Market leaders battle to protect brands

Spot the difference: the gold bunnies of Hauswirth, left, and Lindt Keystone

Imitation is the sincerest form of flattery but it is not always welcome, as Swiss brands Lindt & Sprüngli and Nestlé are currently demonstrating before the courts.

This content was published on April 10, 2011 - 10:11 and agencies

The companies are fighting legal battles on several fronts in an effort to keep their products exclusive.

This struggle is a common but unwanted side effect of success in a hyper-competitive market, according to brand consultant Peter Lux.

“Brand protection is a growing activity of all companies which have, or believe they have, something to protect. It is important that the owner of a trademark or patent watches out for anyone digging in their garden,” Lux told

Earlier this week one particular bunny was kicked out of a Swiss garden. Austrian chocolate maker Hauswirth pledged to appeal against the ruling by a Vienna court that stopped it from producing Easter bunnies resembling those made by Lindt & Sprüngli.

Lindt applied for and received a trademark for its gold foil-wrapped bunny with red ribbon and bell in 2000. It then began taking action against chocolate makers who it felt were making bunnies too similar to its own.

Fair play?


In the course of a seven-year legal battle, Hauswirth has argued Lindt is using its trademark to quash competition unfairly. It argues that chocolate bunnies traditionally come wrapped in gold foil and that it is normal for the shapes to look similar as they are based on animals.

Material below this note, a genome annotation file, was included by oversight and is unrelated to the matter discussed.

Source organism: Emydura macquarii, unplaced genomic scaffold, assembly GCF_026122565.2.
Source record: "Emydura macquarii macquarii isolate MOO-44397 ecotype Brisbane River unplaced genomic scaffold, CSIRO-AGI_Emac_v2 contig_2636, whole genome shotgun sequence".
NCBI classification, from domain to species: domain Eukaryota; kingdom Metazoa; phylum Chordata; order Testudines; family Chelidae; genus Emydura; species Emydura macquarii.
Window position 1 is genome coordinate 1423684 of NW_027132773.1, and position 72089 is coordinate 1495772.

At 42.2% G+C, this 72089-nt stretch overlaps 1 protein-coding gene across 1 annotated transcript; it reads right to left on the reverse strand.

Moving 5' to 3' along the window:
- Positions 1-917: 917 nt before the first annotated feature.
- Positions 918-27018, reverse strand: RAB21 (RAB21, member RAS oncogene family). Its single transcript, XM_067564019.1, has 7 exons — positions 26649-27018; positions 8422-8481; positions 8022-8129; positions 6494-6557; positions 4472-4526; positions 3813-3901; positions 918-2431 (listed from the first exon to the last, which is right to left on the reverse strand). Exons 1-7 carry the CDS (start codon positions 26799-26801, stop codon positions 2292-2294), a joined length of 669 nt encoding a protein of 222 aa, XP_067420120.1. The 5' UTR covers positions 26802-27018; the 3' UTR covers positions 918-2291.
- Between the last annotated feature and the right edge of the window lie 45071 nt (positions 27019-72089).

The Swiss confectioner is also involved in legal action in Germany against its competitor Riegelein, which also produces similar chocolate bunnies.

“Primarily we want to protect our brand, our special type and shape of Easter bunny,” a Lindt & Sprüngli spokesman said after the Vienna judgment. “Of course competitors can offer chocolate bunnies that are different from ours,” he added.

The Lindt cases raise interesting questions, Stefan Fraefel of the Federal Institute of Intellectual Property  told

“This form has become a trademark through use. At the starting point [in 1952] the shape of this chocolate bunny was not a trademark but because people got used to seeing the shape of the product over time they began to perceive it as a trademark,” Fraefel explained.

But a brand is about a lot more than just the look, Thomas Harder of Swiss Brand Experts told

“In the discussion about branding, the focus is often reduced to the surface but that’s only one aspect of the brand – the entry to the essence. The chocolate inside still has to taste good,” he said.

Copy cats

Another high profile Swiss case where the judgment is still pending involves the attempted sale of rival coffee capsules which are compatible with market leading Nespresso coffee machines. 

Nestlé is currently involved in a three-way legal battle against rivals which have produced cheaper capsules that can be used in Nespresso machines.
Ongoing legal action in France against United States giant Sara Lee and the Ethical Coffee Company was recently followed by two further law suits – this time in Switzerland – aimed at discount supermarket chain Denner.